Hellebores are mentioned in ancient Greek and Roman literature – the plant is said to have been used by the ancient Greeks for poisoning the wells of their enemies. The Latin name of the flower hellebores is actually derived from its hidden black roots and derives from two Greek words, ‘hellin’, to kill and ‘bora’, food.
Extracts from hellebores have been used in homeopathy and traditional medicines in several countries. Originally from Germany, Italy, Austria and native to southern and central Europe hellebores is found primarily in mountainous areas, but also survives in a range of other habitats from light woodland shade to open alpine meadows. Hellebores have a long history in cultivation in Europe – having been cultivated in western Europe and can be found naturalized around ruins of old monasteries and other structures. For centuries they have been used for various medical purposes, and all contain alkaloids and other chemicals that could lead to poisoning if ingested in large quantities.
The most popular hellebore is Helleborus niger, the Christmas rose. It is one of Britain’s oldest cultivated plants and thought to have been introduced by the Romans.
The cultivation and hybridising of hellebores started in the 19th century with German botanists leading the field. New forms soon found their way into the plant lists of British nurseries beginning a fascination for this species that has continued till today. Hybridising really began in earnest after the Second World War.
Helleborus is a small genus in the family Ranunculaceae, the genus covering a group of perennial plants from Europe and Asia. Members of Ranunculous family are mostly herbaceous with divided or lobed leaves. Leaves are generally basal or alternate on the stem. The color on the flowers mostly comes from the calyx.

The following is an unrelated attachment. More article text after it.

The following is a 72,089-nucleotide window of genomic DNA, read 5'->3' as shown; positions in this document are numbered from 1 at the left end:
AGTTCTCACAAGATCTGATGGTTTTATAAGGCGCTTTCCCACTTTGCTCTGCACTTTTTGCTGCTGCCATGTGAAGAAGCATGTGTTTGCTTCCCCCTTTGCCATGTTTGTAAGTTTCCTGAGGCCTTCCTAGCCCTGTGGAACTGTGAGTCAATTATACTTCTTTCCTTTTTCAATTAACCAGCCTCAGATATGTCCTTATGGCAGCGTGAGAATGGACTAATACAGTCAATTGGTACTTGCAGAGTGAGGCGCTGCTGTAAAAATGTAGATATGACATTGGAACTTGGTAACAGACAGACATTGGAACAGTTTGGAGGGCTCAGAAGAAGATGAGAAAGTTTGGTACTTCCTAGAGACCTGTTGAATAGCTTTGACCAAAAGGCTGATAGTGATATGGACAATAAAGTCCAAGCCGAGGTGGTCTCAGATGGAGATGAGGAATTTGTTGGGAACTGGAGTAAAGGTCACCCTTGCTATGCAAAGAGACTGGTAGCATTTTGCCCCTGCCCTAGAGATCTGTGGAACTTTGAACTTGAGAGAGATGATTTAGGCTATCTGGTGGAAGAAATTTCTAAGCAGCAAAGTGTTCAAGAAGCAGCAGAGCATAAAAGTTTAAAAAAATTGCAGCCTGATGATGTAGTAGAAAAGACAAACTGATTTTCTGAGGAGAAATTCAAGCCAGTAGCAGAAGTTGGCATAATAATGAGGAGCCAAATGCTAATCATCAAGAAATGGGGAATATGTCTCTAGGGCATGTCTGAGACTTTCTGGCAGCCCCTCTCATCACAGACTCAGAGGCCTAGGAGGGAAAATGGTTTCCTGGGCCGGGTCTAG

Hellebores generally have five sepals (in Clematis, sepals usually number four) often produce large, leaf-like bracts and ‘cauline’ leaves along the flower stalks. Most have developed rhizomes and very short stems. Some have longer aerial stems and less developed rhizomes.
I didn’t think the hellebore was such a great plant and wondered why they were so expensive. You could barely see the flowers unless you went on the ground and peeked up at the flower, and usually the flowers were a pale wishy washy colour. But I suppose the plant is in Europe what the ume (plum blossom) is to us – it heralds the start of the new year, coming into bloom at this time of the year. We had ours from seedlings and in its second year, they still haven’t bloomed yet. Many of the gardening articles I have read say that the Christmas Rose or Lenten Rose hellebores are the stars of the winter garden; they are said to be hardy and beautiful – but for us in Japan there are so many other much more spectacular plants in bloom around now.